No matter what, though—it's essential to include that you're free from all personal liability in the event of a lawsuit.

4) Pay your taxes

If yours is a multi-member LLC, you’ll need to get an Employer Identification Number to file taxes and adequately run your business. The EIN (also known as a Federal Tax Identification Number or Federal Employer Identification Number) functions similarly to a Social Security Number. It's easy to obtain (with no filing fee)—all you have to do is complete and send an application online or by mail to the Internal Revenue Service on the IRS website.

If you’re a single-member LLC, you won’t need an EIN—that is, unless you plan on hiring employees or if you plan on being taxed as a corporation (rather than a sole proprietorship).

But if any of the above qualifications apply to you, make sure you get your EIN promptly. You'll need it to open a business bank account, file state and federal taxes, and hire employees.

5) Wrap up other regulation and sales tax requirements

You're in the homestretch of finalizing your LLC business—you just need to make sure you're up-to-date on Alaska's remaining business reports and other legal documents.

Practically every business in the state of Alaska must have a business license. It costs $50 to file and must be renewed each year with the Division of Corporations, Business, and Professional Licensing.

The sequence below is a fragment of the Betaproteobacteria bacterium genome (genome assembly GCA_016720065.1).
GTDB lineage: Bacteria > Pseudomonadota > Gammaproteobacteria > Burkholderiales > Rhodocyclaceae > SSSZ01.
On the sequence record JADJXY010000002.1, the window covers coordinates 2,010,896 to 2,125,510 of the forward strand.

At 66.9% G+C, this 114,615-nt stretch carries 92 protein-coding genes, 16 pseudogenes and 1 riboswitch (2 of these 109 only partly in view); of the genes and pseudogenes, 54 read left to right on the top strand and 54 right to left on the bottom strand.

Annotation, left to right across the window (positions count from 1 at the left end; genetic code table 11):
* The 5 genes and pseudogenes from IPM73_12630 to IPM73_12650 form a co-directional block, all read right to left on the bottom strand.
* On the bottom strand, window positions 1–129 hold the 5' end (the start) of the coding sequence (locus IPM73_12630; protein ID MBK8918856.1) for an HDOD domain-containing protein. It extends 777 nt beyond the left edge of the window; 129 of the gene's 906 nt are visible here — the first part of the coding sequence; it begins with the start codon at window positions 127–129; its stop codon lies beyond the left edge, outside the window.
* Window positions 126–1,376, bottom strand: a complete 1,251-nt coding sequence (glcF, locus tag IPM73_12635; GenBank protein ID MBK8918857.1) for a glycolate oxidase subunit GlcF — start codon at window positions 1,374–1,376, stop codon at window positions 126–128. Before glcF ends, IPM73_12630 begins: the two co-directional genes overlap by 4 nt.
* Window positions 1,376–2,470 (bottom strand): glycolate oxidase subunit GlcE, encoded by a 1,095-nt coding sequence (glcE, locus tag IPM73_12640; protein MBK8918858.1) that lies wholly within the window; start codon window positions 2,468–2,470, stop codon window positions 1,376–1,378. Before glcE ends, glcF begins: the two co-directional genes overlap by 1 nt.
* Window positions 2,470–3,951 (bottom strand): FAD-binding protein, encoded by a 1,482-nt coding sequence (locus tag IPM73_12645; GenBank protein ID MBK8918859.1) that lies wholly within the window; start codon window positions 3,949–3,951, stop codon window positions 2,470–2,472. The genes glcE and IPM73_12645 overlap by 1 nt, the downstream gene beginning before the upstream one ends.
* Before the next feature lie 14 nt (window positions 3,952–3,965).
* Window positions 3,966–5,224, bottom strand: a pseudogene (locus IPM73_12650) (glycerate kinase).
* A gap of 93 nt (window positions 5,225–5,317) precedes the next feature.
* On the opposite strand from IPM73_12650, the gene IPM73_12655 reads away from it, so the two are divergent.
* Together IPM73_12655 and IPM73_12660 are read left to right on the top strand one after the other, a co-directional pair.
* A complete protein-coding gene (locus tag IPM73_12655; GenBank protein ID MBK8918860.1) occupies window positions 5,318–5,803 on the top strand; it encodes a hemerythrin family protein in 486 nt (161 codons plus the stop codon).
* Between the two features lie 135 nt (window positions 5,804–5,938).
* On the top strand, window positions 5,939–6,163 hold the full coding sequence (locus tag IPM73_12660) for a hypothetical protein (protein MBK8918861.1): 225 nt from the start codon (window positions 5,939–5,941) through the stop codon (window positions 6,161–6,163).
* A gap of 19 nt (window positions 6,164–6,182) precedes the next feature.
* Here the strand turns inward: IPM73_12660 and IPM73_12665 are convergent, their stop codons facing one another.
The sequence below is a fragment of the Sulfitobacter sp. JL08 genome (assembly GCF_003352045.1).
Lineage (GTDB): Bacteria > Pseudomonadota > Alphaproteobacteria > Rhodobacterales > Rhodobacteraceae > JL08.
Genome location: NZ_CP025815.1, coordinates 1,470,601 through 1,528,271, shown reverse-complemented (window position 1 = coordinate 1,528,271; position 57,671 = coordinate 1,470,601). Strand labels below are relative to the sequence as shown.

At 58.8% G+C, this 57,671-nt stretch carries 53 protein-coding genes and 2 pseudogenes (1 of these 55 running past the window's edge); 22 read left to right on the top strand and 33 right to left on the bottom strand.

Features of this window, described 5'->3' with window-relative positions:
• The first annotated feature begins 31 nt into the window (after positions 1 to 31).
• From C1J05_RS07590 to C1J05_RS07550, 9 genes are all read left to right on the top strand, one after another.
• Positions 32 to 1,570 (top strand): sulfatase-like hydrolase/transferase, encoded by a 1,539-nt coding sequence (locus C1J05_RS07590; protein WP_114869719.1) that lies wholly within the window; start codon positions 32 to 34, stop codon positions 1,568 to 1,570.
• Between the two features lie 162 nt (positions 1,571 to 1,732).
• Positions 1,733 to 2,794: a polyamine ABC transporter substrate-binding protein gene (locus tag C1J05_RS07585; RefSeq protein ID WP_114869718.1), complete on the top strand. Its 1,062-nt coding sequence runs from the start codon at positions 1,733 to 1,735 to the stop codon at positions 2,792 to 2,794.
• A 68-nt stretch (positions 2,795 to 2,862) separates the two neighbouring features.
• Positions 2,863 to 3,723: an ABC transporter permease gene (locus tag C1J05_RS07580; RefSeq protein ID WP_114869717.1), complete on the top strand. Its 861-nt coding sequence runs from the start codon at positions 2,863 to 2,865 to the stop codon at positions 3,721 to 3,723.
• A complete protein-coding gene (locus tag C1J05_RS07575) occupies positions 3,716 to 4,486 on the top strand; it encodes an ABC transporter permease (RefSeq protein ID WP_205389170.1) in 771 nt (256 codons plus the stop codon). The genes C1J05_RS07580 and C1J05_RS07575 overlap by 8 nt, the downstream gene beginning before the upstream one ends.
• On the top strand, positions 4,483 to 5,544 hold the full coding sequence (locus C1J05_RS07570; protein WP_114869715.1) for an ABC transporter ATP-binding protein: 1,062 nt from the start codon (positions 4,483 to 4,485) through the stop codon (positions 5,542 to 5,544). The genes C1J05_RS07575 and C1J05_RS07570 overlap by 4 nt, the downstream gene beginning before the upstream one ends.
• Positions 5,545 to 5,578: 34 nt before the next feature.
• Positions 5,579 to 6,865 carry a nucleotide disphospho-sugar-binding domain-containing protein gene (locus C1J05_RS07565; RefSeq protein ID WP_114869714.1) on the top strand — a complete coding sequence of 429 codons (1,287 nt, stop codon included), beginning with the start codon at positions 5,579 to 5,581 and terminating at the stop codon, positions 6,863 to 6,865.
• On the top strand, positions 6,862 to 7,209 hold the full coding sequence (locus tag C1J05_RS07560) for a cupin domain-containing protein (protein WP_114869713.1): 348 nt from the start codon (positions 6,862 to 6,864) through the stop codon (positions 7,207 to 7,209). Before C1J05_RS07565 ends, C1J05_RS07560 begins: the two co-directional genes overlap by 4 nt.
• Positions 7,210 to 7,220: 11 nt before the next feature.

There are a few exceptions to this rule, according to the Alaska Statutes & Regulations, but only for specific industries (like liquor sales or mining). Even then, such businesses need to apply for other, specialized licenses. Be sure to double-check that yours isn't the type of business that needs a different license to begin business legally.

Depending on the city, town, or other municipality you’re set up in, there could be specific licensing requirements for you that don’t apply in other places. For example, business owners in Juneau must register with the state tax administrator before doing any business at all. Meanwhile, entrepreneurs in Anchorage must apply for special licenses and permits for companies as diverse as private detective agencies, dog-care businesses, and confectioneries. So, check your local municipality ordinances before setting up shop—you never know what might be required.

Oh, and be sure to file your Initial Report within 6 months of your LLC formation (no filing fee required). You must file your Alaska LLC Biennial Report every two years with the State of Alaska Division of Corporations for a $100 state filing fee.

Then, as long as your business is in good standing, you can ask for a Certificate of Compliance from the Department of Commerce, Community, and Economic Development. You can file online for $10. This is good to have in case you want to apply for loans or extra permits.

Get Alaska LLC insurance in minutes by following these steps